As the farm-to-fork capital, Sacramento is devoted to fresh, local, sustainable farming and food. But what happens after the “farm” reaches the “fork?” To bring the fork back to the farm and complete the natural cycle of composting, David Baker developed ReSoil Sacramento.
Peacefully planted beyond the doors of the Capital Public Radio building at Sacramento State is an inviting space covered with vibrant, leafy green and yellow vegetables, blossoming apple trees and happily humming honeybee colonies.
The CapRadio Garden sprouted out of an idea from Craig McMurray, CapRadio director of foundation and corporate development, in 2014 to directly address some major environmental issues, such as water, land use, nutrition, conservation and wildlife.
The olive industry in California, one of the world’s newest regions of olive growth, has developed into a flourishing agricultural field. In the Sacramento area especially, olive tree yields and production have grown dramatically within the last 20 years.
When the water tower off of Interstate 5 changed its trademark to “America’s Farm-to-Fork Capital” in 2017, replacing its longstanding “City of Trees” identity, it stirred debate among many Sacramentans. Was this just another attempt at rebranding the city at a time when mega arenas such as the Golden 1 Center were underway, which might propel Sacramento into a true destination for tourists?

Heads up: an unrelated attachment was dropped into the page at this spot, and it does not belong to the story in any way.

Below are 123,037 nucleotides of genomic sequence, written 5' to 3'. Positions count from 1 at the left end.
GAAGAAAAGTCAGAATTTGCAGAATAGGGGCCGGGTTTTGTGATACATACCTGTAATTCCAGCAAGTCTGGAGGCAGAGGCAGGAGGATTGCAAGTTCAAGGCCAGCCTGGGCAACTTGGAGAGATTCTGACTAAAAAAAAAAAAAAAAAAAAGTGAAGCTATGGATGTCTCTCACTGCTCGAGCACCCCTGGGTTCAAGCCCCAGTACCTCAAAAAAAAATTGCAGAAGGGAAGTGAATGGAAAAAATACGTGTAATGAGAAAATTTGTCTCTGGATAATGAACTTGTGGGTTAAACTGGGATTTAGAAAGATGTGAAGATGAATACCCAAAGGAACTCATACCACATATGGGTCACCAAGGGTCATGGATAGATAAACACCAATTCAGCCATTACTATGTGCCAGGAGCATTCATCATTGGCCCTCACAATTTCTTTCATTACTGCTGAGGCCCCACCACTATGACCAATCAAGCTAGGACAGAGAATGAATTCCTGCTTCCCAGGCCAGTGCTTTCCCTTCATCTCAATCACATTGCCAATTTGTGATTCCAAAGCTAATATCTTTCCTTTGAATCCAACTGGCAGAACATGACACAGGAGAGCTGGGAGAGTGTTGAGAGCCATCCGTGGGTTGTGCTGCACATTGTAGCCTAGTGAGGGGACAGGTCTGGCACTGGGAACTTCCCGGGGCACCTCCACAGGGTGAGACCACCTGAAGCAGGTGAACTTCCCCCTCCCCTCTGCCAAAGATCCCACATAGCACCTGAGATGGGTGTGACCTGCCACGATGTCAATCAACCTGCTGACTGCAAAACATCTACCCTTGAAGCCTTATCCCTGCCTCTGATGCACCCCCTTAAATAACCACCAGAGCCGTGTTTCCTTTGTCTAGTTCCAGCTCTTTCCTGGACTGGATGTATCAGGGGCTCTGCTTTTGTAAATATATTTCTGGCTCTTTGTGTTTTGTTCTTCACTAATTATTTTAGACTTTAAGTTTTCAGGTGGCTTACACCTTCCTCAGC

In Sacramento, farmers market season is pretty much year-round. But in May, many seasonal open-air markets really start to sprout. With dozens of choices to snag sun-kissed berries and crisp veggies, I wanted to share my favorite markets to visit throughout the farm-to-fork capital. Each market has its own unique features, especially those that blend artisan vendors with local farm stands.
When husband-and-wife entrepreneurs Ellen Chen and Mario Del Pero—owners of Mendocino Farms Sandwich Market, which opened its first Sacramento location at the Ice Blocks in December—were dating, Chen asked her boyfriend an unusual question. She asked if she could work for him.
Del Pero, a Yuba City native, was hard at work developing a food concept in Southern California (where he and Chen had gone to school) when Chen’s consulting business was acquired.